Elsevier removes editor from board after revelations of citation manipulation
One of the world’s most highly cited researchers and an editor on the board of the Journal of Theoretical Biology (JTB) has been removed from his position after investigations revealed that he had indulged in coercive editorial practices and manipulated the peer review process.. Elsevier, which publishes the JTB, later shared with Nature that the editor is Kuo-Chen Chou, a veteran biophysicist who presently runs the Gordon Life Science Institute in Boston, Massachusetts.
Editors at the JTB found Chou guilty of a series of editorial malpractices. Cho asked the authors of papers he edited to cite his papers, at times numbering over 50. He also asked authors to revise the titles of their papers to include the name of an algorithm he had developed. Additionally, he edited papers of close colleagues from his own institute. However, during the investigation, the JTB was not able to identify these authors, which indicated misconduct. Chou also chose people from his institute for reviews. He even reviewed papers using a pseudonym. It was also seen that his name was added as a co-author during the final stages of the review. The JTB editorial says that, “.”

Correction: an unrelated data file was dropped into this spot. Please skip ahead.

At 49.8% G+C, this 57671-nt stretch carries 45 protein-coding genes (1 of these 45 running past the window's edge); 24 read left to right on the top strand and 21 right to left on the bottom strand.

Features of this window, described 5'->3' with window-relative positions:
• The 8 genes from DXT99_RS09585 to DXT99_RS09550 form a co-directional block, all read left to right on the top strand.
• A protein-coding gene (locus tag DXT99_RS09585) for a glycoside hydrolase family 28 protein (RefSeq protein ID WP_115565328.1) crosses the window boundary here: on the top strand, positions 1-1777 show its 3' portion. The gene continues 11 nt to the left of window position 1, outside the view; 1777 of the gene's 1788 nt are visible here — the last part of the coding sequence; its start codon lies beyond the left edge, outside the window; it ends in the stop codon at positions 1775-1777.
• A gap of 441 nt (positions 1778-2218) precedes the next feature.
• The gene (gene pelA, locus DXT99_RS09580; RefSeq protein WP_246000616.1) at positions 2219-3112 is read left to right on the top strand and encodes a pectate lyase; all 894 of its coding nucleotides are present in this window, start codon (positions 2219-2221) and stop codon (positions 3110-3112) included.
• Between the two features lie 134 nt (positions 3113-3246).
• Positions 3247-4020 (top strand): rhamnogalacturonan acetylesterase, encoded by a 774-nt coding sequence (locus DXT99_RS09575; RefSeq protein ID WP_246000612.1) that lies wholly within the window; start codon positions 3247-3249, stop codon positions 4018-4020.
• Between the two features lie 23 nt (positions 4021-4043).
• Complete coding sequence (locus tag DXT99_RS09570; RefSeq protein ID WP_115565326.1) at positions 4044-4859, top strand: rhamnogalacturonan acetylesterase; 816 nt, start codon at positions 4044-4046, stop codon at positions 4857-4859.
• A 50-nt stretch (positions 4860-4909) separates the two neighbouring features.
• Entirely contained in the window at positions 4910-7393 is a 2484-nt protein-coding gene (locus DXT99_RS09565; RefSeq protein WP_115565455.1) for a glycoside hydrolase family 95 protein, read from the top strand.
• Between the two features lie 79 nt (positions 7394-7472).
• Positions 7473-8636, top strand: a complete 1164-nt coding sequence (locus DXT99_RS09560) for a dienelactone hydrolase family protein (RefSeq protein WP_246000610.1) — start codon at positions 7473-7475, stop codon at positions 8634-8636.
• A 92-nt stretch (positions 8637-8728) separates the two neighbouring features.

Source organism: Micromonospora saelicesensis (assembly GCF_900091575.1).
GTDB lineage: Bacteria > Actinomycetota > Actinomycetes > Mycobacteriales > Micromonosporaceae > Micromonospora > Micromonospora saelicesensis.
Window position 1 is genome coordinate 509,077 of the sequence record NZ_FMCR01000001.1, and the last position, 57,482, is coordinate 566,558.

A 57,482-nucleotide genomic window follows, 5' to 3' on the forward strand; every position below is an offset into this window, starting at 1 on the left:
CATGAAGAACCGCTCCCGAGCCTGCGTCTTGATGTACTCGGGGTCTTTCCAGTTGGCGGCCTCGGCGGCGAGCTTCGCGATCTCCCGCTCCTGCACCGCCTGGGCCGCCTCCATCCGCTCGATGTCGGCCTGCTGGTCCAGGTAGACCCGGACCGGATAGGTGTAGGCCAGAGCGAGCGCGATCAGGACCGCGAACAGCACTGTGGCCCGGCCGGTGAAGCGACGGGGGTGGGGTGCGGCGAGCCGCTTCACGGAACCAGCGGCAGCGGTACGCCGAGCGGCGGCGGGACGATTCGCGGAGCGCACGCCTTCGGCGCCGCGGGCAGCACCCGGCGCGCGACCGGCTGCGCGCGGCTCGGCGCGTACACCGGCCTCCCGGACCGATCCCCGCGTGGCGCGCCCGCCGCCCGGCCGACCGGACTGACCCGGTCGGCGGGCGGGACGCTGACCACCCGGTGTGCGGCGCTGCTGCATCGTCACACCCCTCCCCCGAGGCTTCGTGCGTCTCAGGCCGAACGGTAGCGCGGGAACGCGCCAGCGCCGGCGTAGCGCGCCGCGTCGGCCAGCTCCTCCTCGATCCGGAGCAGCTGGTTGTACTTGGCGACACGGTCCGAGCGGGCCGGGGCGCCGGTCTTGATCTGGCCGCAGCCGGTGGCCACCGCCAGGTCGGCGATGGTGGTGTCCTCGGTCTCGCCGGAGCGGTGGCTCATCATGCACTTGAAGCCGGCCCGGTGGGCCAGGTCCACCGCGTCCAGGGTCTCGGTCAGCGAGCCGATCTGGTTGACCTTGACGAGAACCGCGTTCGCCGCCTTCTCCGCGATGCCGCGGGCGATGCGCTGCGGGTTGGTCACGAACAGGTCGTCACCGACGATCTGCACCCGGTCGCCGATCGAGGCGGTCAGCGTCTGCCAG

In his defense, Chou said that the algorithm was mentioned due to its high efficacy and consequent regard by researchers. However, he did not respond to the charges of coercive citation.
In January last year, Chou was removed as a reviewer from Bioinformatics. Commenting on the latest revelations, Jonathan Wren, an associate editor at Bioinformatics and a bioinformatician at Oklahoma Medical Research Foundation (OMRF), says, “The magnitude of his self-citation requests are [sic] shocking.” During the investigation at Bioinformatics, it was found that 90% of the papers that he requested authors to add as citations were his own publications.
Chou retired from the pharmaceutical industry in 2003, before setting up his institute. Prior to his retirement, he had published over 160 papers, garnering about 2,000 citations. However, in the 16 years since retirement, he has authored over 600 papers amassing more than 58,000 citations. In recent years, he has been among the world’s most highly cited researchers according to both Scopus and Web of Science (WoS).
Chou’s removal is the first after in its peer review process in September last year. Elsevier will decide on the course of action to take with regard to the papers that Chou managed. Its spokesperson notes, “Unfortunately, there is no robust mechanism for removing citations at the moment in a way that is reflected in indexation services.”
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